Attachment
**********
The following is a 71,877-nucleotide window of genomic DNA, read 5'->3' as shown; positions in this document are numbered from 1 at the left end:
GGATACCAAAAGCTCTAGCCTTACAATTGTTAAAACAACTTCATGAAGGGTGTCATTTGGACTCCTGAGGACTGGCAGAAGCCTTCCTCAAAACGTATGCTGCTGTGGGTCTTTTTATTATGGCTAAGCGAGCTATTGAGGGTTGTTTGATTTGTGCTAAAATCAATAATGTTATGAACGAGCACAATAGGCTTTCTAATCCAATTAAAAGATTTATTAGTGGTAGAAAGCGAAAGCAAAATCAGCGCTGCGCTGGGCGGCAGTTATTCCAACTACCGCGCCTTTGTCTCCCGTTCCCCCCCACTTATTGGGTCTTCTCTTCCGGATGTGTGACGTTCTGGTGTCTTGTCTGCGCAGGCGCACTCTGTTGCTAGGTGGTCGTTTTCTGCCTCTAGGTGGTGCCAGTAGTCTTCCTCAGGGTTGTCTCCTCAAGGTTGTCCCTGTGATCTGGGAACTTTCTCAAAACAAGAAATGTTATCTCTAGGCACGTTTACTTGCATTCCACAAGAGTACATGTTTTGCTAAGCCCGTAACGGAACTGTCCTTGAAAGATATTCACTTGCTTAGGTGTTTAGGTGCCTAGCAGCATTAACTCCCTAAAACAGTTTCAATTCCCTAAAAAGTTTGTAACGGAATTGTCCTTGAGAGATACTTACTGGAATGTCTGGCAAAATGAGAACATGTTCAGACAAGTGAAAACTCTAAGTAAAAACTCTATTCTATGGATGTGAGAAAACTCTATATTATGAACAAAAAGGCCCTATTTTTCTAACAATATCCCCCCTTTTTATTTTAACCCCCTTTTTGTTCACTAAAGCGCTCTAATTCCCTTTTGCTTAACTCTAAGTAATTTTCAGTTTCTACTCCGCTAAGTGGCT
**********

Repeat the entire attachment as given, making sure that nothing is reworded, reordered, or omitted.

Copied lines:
The following is a 71,877-nucleotide window of genomic DNA, read 5'->3' as shown; positions in this document are numbered from 1 at the left end:
GGATACCAAAAGCTCTAGCCTTACAATTGTTAAAACAACTTCATGAAGGGTGTCATTTGGACTCCTGAGGACTGGCAGAAGCCTTCCTCAAAACGTATGCTGCTGTGGGTCTTTTTATTATGGCTAAGCGAGCTATTGAGGGTTGTTTGATTTGTGCTAAAATCAATAATGTTATGAACGAGCACAATAGGCTTTCTAATCCAATTAAAAGATTTATTAGTGGTAGAAAGCGAAAGCAAAATCAGCGCTGCGCTGGGCGGCAGTTATTCCAACTACCGCGCCTTTGTCTCCCGTTCCCCCCCACTTATTGGGTCTTCTCTTCCGGATGTGTGACGTTCTGGTGTCTTGTCTGCGCAGGCGCACTCTGTTGCTAGGTGGTCGTTTTCTGCCTCTAGGTGGTGCCAGTAGTCTTCCTCAGGGTTGTCTCCTCAAGGTTGTCCCTGTGATCTGGGAACTTTCTCAAAACAAGAAATGTTATCTCTAGGCACGTTTACTTGCATTCCACAAGAGTACATGTTTTGCTAAGCCCGTAACGGAACTGTCCTTGAAAGATATTCACTTGCTTAGGTGTTTAGGTGCCTAGCAGCATTAACTCCCTAAAACAGTTTCAATTCCCTAAAAAGTTTGTAACGGAATTGTCCTTGAGAGATACTTACTGGAATGTCTGGCAAAATGAGAACATGTTCAGACAAGTGAAAACTCTAAGTAAAAACTCTATTCTATGGATGTGAGAAAACTCTATATTATGAACAAAAAGGCCCTATTTTTCTAACAATATCCCCCCTTTTTATTTTAACCCCCTTTTTGTTCACTAAAGCGCTCTAATTCCCTTTTGCTTAACTCTAAGTAATTTTCAGTTTCTACTCCGCTAAGTGGCT